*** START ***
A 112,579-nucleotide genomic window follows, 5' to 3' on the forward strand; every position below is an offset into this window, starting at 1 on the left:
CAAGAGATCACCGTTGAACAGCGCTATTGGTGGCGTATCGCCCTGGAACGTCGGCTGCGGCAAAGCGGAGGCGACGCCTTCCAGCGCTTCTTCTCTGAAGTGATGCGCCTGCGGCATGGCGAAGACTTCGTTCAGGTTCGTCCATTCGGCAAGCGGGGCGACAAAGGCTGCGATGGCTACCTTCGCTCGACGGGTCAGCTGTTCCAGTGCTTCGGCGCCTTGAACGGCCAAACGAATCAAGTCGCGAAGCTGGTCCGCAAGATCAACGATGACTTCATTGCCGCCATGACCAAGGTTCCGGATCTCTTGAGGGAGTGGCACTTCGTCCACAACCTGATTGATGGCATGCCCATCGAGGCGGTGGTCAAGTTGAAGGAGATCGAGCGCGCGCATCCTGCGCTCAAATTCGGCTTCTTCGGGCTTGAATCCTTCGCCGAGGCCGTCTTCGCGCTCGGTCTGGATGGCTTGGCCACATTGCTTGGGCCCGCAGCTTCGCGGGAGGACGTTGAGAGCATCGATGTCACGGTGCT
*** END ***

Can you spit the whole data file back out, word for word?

A 112,579-nucleotide genomic window follows, 5' to 3' on the forward strand; every position below is an offset into this window, starting at 1 on the left:
CAAGAGATCACCGTTGAACAGCGCTATTGGTGGCGTATCGCCCTGGAACGTCGGCTGCGGCAAAGCGGAGGCGACGCCTTCCAGCGCTTCTTCTCTGAAGTGATGCGCCTGCGGCATGGCGAAGACTTCGTTCAGGTTCGTCCATTCGGCAAGCGGGGCGACAAAGGCTGCGATGGCTACCTTCGCTCGACGGGTCAGCTGTTCCAGTGCTTCGGCGCCTTGAACGGCCAAACGAATCAAGTCGCGAAGCTGGTCCGCAAGATCAACGATGACTTCATTGCCGCCATGACCAAGGTTCCGGATCTCTTGAGGGAGTGGCACTTCGTCCACAACCTGATTGATGGCATGCCCATCGAGGCGGTGGTCAAGTTGAAGGAGATCGAGCGCGCGCATCCTGCGCTCAAATTCGGCTTCTTCGGGCTTGAATCCTTCGCCGAGGCCGTCTTCGCGCTCGGTCTGGATGGCTTGGCCACATTGCTTGGGCCCGCAGCTTCGCGGGAGGACGTTGAGAGCATCGATGTCACGGTGCT